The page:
The whole "athlete privacy" charade is a bunch of legal crap. There is no right to privacy in this issue. Its simply the NCAA trying to stay lilly-white when they're drug testing is a joke to begin with and then they manage to stumble and catch someone, so they cover it up. Julien is a casual friend of mine, and I hope its nothing more than Sudafed, but everytime the NCAA puts out this generic statement, its drugs, plain and simple.
Blame the federal government for the privacy issues, if you must. But the privacy act regarding colleges/universities covers far more than doping. It includes academic progress, alcohol use, crime, violence: basically anything that would come through the office of a dean or provost.
As for Dunkley, one might also suspect that the DQ was for exceeding the age limit, and that when all the paperwork was unearthed he might not have been in the military as long as was originally thought.
If Demus had competed at Regionals, she too would have been announced as having violated NCAA/University/Team policy. Would you have immediately suspected her of doping even though we know it was lack of hours?
>Blame the federal government for the privacy
>issues, if you must. But the privacy act
>regarding colleges/universities covers far more
>than doping. It includes academic progress,
>alcohol use, crime, violence: basically anything
>that would come through the office of a dean or
Actually academic progress can be reported as can enrollment. Grades are not supposed to be made public according to the Buckley Amendment.
Crime would not be covered since a criminal filing would be handled in court (it could be handled concurrently by the Dean of Students as well since it could violate the law and school policy--and no that is not double jeopardy). You can go to any school's "police" office and read the log of calls.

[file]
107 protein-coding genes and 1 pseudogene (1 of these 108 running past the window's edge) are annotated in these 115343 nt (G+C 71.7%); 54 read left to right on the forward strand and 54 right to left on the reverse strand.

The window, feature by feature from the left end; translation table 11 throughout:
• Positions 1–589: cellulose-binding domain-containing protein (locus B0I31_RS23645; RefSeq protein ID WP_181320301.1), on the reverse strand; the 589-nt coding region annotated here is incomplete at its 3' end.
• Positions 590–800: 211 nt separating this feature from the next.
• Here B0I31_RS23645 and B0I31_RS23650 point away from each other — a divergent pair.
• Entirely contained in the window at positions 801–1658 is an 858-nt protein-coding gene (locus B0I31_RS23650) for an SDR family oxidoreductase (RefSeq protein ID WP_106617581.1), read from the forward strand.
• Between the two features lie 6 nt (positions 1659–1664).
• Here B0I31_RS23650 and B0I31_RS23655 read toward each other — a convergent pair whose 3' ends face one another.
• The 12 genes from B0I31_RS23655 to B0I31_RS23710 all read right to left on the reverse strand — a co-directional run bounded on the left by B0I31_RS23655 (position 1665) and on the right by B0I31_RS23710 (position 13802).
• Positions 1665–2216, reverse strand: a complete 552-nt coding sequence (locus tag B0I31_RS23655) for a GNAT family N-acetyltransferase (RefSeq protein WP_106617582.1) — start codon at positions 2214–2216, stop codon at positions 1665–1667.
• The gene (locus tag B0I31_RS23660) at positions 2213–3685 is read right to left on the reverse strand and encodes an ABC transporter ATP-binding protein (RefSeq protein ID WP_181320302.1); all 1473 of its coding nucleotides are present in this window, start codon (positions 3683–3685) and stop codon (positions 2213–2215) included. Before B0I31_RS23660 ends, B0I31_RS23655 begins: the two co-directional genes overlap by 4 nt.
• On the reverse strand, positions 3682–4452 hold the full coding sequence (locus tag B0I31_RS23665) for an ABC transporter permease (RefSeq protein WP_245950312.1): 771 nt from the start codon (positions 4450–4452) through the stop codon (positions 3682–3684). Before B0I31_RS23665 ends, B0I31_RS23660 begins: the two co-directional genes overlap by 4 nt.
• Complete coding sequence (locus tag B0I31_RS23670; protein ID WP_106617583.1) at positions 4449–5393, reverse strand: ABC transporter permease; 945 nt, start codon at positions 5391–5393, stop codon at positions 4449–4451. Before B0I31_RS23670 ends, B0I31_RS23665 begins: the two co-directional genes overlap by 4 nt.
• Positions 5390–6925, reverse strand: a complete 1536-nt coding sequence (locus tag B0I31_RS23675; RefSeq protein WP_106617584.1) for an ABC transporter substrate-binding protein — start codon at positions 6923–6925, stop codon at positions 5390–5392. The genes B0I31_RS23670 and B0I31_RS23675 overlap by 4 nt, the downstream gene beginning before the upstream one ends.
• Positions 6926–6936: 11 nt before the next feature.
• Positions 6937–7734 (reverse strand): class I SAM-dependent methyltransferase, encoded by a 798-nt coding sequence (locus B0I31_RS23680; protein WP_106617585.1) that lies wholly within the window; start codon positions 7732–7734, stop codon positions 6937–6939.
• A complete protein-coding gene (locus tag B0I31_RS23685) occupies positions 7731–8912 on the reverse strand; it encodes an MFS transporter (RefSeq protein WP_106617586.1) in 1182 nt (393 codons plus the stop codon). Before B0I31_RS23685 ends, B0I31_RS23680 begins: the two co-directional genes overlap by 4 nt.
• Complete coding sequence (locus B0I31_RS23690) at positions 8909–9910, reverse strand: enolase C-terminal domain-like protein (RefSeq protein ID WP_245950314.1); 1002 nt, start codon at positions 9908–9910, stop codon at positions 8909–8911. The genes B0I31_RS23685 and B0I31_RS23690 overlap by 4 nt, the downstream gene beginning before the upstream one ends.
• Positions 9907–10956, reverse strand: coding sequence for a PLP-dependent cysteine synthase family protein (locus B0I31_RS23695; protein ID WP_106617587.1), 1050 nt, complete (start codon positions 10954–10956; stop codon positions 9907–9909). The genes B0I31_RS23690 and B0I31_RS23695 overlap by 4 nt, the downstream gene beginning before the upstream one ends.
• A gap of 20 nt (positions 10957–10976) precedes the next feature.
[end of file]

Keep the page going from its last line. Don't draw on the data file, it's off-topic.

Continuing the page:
Private schools can have a slightly different set of criteria.
There is also the issue of how HIPPA affects all this. In Colorado, EMTs will not tell the police where they are taking accident victims. Screwy and probably an overreaction.
As for Dunkley, one might also
>suspect that the DQ was for exceeding the age
>limit, and that when all the paperwork was
>unearthed he might not have been in the military
>as long as was originally thought.
>had competed at Regionals, she too would have
>been announced as having violated
>NCAA/University/Team policy. Would you have
>immediately suspected her of doping even though
>we know it was lack of hours?
>I understand the need for privacy laws, but
announcing a DQ without the exact reason seems
worse than specifying the infraction.
If Dunkley really DID test positive for caffeine, I think most people would forgive the guy. But now
everyone's going to think it was performance
Let me remind you that the named individual who is concerned about this can always disclose what happened. The right of privacy can be waived, and if I were busted for caffeine, I'd be the first to tell the world that this was what happened, in order to stop people from thinking it was something worse.